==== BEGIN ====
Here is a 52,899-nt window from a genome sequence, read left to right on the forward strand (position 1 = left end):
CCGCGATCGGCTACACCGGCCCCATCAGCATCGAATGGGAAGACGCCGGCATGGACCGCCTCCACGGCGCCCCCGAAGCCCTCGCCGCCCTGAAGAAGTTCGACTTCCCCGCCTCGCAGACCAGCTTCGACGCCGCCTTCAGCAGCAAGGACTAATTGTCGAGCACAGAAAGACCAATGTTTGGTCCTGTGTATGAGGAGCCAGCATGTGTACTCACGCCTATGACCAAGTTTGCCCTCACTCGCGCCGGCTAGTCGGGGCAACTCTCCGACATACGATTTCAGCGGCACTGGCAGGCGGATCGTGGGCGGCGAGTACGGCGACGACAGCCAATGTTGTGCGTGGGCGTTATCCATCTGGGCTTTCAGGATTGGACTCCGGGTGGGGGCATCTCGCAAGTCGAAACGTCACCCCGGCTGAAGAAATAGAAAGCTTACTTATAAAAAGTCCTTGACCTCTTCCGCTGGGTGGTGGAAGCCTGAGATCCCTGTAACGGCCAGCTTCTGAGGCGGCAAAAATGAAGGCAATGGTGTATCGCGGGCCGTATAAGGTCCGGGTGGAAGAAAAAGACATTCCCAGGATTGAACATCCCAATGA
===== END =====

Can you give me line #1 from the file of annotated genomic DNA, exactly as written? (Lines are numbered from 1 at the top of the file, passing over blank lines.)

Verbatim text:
Here is a 52,899-nt window from a genome sequence, read left to right on the forward strand (position 1 = left end):